Why do Presidential candidates avoid foreign policy - 6.15.2007.1
It would seem that I am not the only person with questions for the future President of the United States. I doubt that Mr. Clinton Whitehurst and I are the only ones. Yet the candidates, of both parties, continue to avoid questions that go beyond the simple 30 second soundbite.
I have yet to hear a single candidate speak about some of the issues Mr. Whitehurst brings up. While these are questions limited to foreign policy, they are important. They include:
“If North Korea reneges on its promise to give up its nuclear-weapons program, should the US encourage Japan to develop nuclear weapons?
How should the United States Respond to a Chinese military action against Taiwan?
In the Western hemisphere, for example, should the United States lift its embargo against Cuba?”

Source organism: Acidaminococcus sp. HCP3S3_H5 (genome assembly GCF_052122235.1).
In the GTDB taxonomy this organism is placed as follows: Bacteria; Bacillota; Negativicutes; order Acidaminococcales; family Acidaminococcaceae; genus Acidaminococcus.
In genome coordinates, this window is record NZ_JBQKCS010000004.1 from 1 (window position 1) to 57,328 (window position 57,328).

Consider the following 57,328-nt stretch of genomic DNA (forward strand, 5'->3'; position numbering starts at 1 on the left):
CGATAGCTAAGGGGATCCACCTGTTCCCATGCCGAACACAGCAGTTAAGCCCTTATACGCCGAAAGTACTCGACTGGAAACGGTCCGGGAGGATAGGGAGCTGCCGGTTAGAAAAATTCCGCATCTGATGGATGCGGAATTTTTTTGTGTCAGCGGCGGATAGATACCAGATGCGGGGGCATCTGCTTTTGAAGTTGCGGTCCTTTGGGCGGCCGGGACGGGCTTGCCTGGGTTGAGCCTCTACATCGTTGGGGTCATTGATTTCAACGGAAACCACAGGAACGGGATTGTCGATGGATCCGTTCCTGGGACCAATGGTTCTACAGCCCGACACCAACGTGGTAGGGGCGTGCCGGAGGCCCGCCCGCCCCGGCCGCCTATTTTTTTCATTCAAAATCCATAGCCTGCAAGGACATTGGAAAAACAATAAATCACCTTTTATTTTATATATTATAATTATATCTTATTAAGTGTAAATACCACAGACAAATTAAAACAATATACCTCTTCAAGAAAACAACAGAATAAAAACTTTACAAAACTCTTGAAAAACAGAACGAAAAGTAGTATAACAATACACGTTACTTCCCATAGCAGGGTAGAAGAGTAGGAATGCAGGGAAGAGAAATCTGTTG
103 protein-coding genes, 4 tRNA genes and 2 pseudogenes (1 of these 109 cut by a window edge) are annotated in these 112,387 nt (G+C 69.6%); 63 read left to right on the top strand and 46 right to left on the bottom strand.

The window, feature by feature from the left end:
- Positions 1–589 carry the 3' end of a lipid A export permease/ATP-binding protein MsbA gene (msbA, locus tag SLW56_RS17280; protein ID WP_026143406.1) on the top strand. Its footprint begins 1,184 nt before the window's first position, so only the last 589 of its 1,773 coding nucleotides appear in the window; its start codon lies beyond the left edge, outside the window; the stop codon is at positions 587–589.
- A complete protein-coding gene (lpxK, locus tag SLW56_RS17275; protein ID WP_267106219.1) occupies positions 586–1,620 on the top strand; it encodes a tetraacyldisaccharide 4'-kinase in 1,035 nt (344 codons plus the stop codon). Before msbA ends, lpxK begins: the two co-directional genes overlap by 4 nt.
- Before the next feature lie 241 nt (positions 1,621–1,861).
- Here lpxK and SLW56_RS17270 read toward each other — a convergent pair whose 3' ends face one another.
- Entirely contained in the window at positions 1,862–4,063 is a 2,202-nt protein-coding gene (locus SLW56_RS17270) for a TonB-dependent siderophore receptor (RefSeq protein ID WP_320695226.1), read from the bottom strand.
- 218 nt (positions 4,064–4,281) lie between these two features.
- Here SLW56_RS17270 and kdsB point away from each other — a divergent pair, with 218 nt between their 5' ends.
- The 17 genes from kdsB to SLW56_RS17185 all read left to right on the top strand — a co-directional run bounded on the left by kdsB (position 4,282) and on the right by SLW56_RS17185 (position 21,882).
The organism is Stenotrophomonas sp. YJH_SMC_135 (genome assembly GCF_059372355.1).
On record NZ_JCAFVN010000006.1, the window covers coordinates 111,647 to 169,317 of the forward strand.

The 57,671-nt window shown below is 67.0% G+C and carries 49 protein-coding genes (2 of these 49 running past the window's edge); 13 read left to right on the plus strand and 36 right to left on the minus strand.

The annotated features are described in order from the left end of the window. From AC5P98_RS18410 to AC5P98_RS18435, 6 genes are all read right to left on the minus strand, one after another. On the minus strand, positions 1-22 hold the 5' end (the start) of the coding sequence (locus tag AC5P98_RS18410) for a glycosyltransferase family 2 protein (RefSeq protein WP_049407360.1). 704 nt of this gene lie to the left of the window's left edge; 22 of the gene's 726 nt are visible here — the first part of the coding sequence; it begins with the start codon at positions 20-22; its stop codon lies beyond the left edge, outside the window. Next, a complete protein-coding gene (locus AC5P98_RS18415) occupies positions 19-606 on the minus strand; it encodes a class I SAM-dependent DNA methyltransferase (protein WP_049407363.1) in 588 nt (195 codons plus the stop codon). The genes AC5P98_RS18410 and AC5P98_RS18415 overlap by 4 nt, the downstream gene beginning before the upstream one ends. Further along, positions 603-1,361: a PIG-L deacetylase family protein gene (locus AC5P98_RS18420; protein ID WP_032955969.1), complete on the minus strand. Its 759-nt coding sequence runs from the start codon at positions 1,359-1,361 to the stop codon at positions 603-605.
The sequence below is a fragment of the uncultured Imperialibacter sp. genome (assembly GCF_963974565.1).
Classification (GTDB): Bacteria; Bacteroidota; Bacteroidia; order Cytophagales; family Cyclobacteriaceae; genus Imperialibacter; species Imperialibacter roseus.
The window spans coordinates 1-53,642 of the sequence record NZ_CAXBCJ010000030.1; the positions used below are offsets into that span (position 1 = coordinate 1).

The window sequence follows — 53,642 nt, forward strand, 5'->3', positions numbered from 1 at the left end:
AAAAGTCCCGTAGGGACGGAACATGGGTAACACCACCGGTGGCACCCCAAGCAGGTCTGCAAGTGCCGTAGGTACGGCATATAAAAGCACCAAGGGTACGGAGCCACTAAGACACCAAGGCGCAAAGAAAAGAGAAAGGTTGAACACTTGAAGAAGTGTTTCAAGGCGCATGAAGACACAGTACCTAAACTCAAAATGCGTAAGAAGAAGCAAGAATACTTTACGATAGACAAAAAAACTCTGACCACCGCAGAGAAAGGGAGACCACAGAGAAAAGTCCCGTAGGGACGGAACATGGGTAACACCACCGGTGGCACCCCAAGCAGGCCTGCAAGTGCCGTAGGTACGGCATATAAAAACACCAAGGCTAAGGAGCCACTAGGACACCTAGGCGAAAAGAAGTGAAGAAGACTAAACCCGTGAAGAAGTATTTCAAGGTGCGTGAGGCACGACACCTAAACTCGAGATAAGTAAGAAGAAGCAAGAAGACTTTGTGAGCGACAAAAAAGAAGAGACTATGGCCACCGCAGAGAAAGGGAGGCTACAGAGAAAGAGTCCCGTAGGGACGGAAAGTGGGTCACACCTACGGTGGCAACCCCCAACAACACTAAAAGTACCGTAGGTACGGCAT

And several other questions that the next Commander-and Chief must be able to respond to. While all eyes of the citizenry are turned towards the Middle East, no one is asking what will happen elsewhere. It’s not enough to know that the next President wants to end the war in Iraq, or Afghanistan for that matter. How they will end these current wars and what they intend to do about the rest of the world are critical in our decision in choosing among the candidates.
Perhaps one of the candidates will be bold enough to answer the questions that aren’t being asked, and give an answer that will be better than a soundbite. Then again it seems they are in no more of a hurry to answer the Strom Thurmond Institute of Government and Public Affairs at Clemson University than they are to answer me.
Don’t you wonder why?